Friday, April 4, 2014

Baru nominated for PKR national vice-president post

Posted on April 3, 2014, Thursday

KUCHING: State PKR chairman Baru Bian has been nominated for the party’s national vice-president post, representing Sarawak and Sabah in the upcoming party polls in May.

Baru, who is also Ba Kelalan assemblyman, said PKR leaders in Sarawak and Sabah had reached an understanding for a candidate to be nominated from among them for the vice-president post to represent the two East Malaysian states.

“I am being nominated to the vice-president post and this is an understanding between leaders of both states,” he told a press conference here yesterday.

Baru said that PKR leaders from Sarawak and Sabah felt it was timely for a representative to be nominated from among them to be vice-president considering that the national PKR leadership had verbally agreed to recognise the autonomy of the two states – consistent with the 18 and 20 points Malaysia Agreement.

“We are glad that they amended the constitution to allow this to happen. We want to respond to this and in fact, it is timely for us.”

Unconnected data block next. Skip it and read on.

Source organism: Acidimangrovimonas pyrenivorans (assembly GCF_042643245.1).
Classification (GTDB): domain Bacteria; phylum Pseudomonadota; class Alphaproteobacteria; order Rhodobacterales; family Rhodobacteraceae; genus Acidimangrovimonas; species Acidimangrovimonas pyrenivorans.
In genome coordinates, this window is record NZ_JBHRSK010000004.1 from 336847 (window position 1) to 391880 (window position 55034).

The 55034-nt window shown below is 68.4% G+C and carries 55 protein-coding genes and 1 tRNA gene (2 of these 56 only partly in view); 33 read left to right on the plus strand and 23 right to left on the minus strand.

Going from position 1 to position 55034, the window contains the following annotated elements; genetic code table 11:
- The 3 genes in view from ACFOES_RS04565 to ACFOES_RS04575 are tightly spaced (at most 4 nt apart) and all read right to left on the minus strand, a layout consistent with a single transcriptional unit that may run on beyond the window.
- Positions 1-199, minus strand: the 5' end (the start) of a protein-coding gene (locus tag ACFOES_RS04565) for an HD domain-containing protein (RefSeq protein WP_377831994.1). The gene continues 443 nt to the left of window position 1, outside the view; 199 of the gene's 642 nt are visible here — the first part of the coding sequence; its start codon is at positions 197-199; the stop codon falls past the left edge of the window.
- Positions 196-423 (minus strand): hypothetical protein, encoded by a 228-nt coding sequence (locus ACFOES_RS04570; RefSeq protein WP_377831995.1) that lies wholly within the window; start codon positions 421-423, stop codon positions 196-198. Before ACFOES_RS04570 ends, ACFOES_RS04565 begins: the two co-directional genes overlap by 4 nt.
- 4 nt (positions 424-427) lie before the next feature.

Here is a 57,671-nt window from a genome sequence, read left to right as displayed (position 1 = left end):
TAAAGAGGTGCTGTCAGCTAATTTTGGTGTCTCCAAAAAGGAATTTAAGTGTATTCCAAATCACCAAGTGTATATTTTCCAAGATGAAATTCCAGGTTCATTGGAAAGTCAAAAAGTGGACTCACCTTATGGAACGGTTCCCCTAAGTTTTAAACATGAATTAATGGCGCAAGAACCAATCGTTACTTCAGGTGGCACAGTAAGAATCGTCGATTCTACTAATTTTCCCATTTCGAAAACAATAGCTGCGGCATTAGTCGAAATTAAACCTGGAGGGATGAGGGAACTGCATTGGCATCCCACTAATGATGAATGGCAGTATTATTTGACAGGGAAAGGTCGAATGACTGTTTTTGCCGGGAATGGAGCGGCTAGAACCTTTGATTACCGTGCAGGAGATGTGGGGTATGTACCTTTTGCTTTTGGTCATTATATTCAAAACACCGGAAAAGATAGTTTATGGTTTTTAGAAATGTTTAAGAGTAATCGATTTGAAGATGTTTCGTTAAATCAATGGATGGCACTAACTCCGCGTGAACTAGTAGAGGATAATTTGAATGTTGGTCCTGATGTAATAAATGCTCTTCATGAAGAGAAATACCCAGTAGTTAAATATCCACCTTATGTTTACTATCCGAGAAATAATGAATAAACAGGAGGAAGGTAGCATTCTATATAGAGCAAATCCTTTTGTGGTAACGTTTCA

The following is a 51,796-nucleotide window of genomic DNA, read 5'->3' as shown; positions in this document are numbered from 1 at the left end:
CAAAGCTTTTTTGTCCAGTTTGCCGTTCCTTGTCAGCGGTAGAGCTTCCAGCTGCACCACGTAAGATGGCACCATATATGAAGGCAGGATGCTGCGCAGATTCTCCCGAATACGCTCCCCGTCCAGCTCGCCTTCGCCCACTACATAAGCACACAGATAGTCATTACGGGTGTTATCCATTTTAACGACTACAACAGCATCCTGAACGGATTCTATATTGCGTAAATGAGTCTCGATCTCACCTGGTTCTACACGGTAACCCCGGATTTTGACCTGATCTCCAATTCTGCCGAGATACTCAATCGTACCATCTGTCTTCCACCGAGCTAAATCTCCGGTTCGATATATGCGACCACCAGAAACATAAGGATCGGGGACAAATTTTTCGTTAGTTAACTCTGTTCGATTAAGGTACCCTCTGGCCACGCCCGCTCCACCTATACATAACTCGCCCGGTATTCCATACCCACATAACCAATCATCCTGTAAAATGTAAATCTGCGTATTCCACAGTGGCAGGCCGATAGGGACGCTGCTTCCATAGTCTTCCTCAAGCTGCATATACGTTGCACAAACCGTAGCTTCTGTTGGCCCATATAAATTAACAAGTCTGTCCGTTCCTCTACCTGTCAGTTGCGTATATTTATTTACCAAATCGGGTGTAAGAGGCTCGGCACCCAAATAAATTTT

He also said that Ali Biju, the state PKR vice-president and Krian assemblyman, would be bidding for a seat in the PKR national leadership council.

“In Sabah, they will be putting up at least three nominees for the national leadership council. It will be interesting to note how this will be received by the Peninsular Malaysian voters.”

Baru said the delegates would be voting directly the leadership lineup – from president to national leadership council.

On another matter, Baru said the recent action by the state in allowing several Umno leaders to enter Sarawak to campaign in the Balingian by-election was inconsistent with the state government’s declaration that they would not allow Umno to be in Sarawak.

“This is political rhetoric on the part of the state BN in trying to pacify Sarawakians to vote for locally established political parties but being protective at the same time, saying that Sarawak is for Sarawakians. It is therefore perceived to be consistent with 18 and 20 points Malaysia Agreement.

“But then of course they will say, because of that, we will try to prevent DAP, PAS and PKR leaders from coming to Sarawak. Now they justify that just to support their stand in barring our leaders to come to Sarawak. But then, Umno leaders are coming in and out of Sarawak which is inconsistent.”

Baru believed the bottom line was not whether Umno, PKR or other opposition from Peninsular Malaysia coming into the state but whether local political parties were fighting for the people’s rights,

“I always say this even in ‘ceramah’ – even if the party is registered outside Malaysia, if it fights for your rights and is keen in representing the people of Sarawak, then you should support the party.”

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